The scene looked grim.
Gary Anderson, riding his snowmachine in the Caribou Hills, had just rounded a corner when he noticed another machine wrapped around a tree.
Not far from it was a man holding his arm, and with a wincing look on his face that clearly indicated he was in pain. Worse still, behind the man a young girl was laid out on the ground, twisted and not moving.
It was clear there had been an accident, but being miles from the nearest road, and even farther from a town or hospital, every minute could mean the difference between life and death.
This was the scenario last Saturday, and while it was a mock incident -- one of a three-part drill to practice emergency responses in remote areas -- this situation and the others portrayed can often be all to real in the Caribou Hills.
"There's so many people up there on any given weekend -- typically 2,500 on New Year's alone, so the potential for someone to be lost or hurt is very high," said Rick Northey, a member of the Caribou Hills Cabin Hoppers snowmachine club and one of the organizers of the event.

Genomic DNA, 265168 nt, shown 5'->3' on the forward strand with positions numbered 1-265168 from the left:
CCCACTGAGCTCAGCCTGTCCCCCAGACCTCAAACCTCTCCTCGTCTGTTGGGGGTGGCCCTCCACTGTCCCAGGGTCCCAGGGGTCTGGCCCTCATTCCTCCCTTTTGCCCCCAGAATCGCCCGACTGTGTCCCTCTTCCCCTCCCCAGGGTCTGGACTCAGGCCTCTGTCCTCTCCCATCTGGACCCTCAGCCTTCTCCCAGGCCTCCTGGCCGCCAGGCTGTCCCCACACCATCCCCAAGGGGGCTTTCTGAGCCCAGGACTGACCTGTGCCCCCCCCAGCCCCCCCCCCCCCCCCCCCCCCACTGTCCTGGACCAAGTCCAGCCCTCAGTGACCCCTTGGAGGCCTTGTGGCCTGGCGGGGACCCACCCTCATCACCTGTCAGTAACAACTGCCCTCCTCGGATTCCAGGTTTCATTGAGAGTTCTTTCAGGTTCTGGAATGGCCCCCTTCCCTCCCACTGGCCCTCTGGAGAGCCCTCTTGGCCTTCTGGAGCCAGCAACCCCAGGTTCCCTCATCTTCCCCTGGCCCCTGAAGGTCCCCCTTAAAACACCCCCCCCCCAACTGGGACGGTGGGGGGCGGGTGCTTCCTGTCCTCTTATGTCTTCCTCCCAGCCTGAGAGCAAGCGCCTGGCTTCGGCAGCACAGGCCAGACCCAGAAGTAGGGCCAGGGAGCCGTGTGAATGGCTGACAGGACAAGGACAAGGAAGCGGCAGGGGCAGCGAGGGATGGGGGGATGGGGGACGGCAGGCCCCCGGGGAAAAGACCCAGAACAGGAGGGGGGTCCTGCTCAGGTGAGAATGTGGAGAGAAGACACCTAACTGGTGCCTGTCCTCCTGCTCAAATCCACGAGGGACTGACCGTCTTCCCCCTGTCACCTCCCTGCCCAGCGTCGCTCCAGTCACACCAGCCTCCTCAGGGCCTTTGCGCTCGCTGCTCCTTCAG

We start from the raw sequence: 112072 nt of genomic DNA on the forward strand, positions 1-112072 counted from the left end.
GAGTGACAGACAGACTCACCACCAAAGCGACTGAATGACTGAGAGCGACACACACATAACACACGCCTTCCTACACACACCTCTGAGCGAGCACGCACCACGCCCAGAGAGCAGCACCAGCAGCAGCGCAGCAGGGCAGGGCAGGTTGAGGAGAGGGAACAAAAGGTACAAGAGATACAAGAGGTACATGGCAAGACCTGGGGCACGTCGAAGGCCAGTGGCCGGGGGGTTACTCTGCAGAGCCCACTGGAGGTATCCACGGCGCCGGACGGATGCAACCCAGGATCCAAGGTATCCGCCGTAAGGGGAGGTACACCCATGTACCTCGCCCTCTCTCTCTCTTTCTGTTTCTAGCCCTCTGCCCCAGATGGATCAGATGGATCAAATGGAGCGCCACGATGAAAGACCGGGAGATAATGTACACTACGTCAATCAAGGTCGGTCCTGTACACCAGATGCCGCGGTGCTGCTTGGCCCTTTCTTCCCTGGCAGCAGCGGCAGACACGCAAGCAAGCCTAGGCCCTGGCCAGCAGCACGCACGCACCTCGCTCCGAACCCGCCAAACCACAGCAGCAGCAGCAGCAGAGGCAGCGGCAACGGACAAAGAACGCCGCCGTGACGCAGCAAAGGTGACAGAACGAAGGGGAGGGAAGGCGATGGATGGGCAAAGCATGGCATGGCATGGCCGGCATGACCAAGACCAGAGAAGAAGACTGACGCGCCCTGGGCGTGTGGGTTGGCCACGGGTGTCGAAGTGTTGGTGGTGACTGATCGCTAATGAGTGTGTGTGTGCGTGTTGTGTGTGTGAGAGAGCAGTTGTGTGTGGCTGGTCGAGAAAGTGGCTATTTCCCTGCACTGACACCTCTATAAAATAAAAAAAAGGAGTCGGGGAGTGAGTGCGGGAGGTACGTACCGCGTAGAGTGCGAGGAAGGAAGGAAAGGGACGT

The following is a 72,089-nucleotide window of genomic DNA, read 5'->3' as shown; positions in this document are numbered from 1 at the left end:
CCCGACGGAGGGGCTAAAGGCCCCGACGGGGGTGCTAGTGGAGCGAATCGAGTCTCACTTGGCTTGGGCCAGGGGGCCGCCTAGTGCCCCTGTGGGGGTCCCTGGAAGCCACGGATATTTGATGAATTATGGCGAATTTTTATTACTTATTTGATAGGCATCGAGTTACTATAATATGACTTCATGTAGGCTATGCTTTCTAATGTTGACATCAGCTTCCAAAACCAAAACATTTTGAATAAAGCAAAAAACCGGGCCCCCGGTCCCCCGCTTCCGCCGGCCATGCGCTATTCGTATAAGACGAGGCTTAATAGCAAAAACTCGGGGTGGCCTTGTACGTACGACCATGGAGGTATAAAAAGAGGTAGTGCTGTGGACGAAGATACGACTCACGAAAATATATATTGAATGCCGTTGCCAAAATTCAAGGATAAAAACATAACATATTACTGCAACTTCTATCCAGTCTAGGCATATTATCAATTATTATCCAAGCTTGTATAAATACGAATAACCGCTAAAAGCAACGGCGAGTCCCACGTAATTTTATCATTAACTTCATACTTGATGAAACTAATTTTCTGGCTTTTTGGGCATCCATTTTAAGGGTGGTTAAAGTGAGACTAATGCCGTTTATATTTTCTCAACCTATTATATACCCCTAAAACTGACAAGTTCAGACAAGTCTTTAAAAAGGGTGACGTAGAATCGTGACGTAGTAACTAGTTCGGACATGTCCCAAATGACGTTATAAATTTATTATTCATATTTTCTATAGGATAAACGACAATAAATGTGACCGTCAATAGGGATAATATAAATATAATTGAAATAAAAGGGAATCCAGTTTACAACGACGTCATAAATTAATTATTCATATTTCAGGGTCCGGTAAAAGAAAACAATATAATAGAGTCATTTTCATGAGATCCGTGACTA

"We've had some nasty crashes up here, and last year there was also a fatality," Northey said, referring to Bryan W. Farrow, 47, of Homer, who died about 1.5 miles west of Caribou Lake last April after -- it is believed -- he attempted to walk out of the hills when his snowmachine broke down or got stuck.
Saturday's drill was a multi-agency effort involving the Cabin Hoppers, the Homer-based Snowmads snowmachine club, Central Emergency Services, Alaska State Troopers, LifeMed Alaska, Ninilchik Emergency Services, Kachemek Emergency Services, U.S. Fish and Wildlife Service, and dispatchers from the borough's Office of Emergency Management.